PUT ON YOUR GAME FACE! INHIBITORY AND SOCIOEMOTIONAL CORRELATES OF EMOTION REGULATION IN EARLY AND MIDDLE CHILDHOOD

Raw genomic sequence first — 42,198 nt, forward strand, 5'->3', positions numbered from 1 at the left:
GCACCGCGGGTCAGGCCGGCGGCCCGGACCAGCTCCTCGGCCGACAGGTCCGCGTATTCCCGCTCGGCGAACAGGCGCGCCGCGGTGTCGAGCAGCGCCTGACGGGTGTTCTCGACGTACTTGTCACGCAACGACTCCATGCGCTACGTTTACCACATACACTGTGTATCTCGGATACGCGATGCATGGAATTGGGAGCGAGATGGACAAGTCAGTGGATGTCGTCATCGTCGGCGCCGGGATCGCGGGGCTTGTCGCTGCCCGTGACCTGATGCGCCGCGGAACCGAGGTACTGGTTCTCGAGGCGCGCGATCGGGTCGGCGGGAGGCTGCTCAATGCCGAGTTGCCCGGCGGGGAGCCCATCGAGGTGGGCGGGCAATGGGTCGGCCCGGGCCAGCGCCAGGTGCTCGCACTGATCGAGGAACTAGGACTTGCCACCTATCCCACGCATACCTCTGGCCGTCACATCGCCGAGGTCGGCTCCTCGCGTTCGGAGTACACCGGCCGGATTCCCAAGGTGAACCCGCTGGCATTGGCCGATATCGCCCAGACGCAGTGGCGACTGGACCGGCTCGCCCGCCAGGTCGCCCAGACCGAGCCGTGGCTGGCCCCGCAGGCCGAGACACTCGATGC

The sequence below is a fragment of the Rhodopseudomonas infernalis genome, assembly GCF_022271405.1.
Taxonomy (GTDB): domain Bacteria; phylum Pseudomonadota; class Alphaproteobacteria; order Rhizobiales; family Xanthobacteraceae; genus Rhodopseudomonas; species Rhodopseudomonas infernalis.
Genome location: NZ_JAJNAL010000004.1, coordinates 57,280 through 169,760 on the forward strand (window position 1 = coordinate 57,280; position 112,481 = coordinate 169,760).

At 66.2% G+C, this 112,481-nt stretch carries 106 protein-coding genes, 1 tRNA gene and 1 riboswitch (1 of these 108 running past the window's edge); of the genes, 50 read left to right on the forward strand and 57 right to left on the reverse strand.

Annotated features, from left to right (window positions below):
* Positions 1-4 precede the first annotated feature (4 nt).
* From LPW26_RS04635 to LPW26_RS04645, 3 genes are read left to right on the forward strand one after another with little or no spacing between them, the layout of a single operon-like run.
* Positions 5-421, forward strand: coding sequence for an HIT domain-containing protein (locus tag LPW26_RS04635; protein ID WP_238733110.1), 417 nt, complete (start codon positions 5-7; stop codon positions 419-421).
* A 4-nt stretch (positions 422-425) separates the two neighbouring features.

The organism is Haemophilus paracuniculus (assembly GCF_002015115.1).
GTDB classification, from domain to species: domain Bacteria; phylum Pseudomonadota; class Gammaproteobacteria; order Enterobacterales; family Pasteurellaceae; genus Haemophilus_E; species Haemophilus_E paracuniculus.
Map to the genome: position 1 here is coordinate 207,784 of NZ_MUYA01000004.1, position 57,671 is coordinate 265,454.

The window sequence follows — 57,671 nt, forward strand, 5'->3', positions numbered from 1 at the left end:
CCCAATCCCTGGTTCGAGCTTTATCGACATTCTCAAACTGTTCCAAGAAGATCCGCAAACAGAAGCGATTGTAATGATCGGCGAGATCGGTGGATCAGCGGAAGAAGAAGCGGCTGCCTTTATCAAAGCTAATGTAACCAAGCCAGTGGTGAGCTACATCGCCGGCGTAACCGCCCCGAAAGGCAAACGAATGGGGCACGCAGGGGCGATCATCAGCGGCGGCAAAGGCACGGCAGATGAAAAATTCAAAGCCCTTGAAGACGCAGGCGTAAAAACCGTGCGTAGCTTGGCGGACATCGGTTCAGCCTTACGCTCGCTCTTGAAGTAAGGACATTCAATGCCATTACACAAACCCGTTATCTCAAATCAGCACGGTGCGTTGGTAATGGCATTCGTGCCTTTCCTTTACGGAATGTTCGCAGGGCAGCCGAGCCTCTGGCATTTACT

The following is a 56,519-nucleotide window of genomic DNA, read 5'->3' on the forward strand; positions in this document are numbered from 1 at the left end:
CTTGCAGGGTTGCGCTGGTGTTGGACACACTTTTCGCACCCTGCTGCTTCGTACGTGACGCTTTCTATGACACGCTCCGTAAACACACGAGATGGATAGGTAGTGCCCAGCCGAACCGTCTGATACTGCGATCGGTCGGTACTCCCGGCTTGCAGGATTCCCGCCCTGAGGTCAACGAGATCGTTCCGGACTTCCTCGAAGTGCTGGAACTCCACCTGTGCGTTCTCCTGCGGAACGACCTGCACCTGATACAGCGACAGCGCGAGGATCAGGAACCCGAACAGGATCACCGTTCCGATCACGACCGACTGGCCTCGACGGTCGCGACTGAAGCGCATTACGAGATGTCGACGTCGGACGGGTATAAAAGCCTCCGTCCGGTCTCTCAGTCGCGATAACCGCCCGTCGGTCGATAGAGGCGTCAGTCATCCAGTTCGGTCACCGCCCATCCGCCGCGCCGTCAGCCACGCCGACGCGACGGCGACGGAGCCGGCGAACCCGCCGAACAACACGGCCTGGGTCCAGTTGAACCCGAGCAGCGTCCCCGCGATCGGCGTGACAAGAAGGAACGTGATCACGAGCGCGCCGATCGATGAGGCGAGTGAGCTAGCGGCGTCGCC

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Emotion regulation can be defined as the ability to alter expressive displays of emotion. Children’s developing capacity to regulate emotions may depend on individual characteristics and pertinent inhibitory and socioemotional skills. The current thesis examined children’s emotion regulatory abilities using pre-existing and novel measures, and related these abilities with age, sex, inhibitory control, theory of mind, and emotion and display rule knowledge. Study 1 examined the relations between each of these variables and 5- to 7-year-olds’ regulation of emotion in a disappointing gift paradigm. Children’s understanding of others’ emotions and emotion display rules, and their inhibitory control skills, emerged as significant correlates of emotion regulation and predicted children’s responses to the disappointing gift after controlling for other relevant variables. Study 2 related 5- to 10-year-olds’ regulation of negative emotions in the disappointing gift paradigm with regulation of positive emotions in a novel staged accident task, and compared socioemotional and cognitive correlates of positive and negative emotion regulation. Results revealed a significant negative correlation between regulation of negative and positive emotions, and these correlated differently with theory of mind and inhibitory control. In Study 3, a single controlled procedure for studying regulation of positive and negative emotions was created in which children won a good or bad gift and watched the experimenter win a good or bad gift, in different contexts (i.e., opening the gift before or after the experimenter opened one of greater or lesser value). Four- to 10-year-olds succeeded in regulating positive and negative emotions in some contexts, but not others. Significant associations with emotion regulation were observed for age, sex, and display rule knowledge. Findings from the three studies suggest that children struggle to regulate emotions and that emotion regulation may not be a single unified skill, but one that varies systematically with the valence of the elicited emotion. Moreover, emotion regulation seemingly requires (1) knowledge of context-appropriate emotions as well as (2) inhibitory abilities to use that knowledge and effectively control emotions.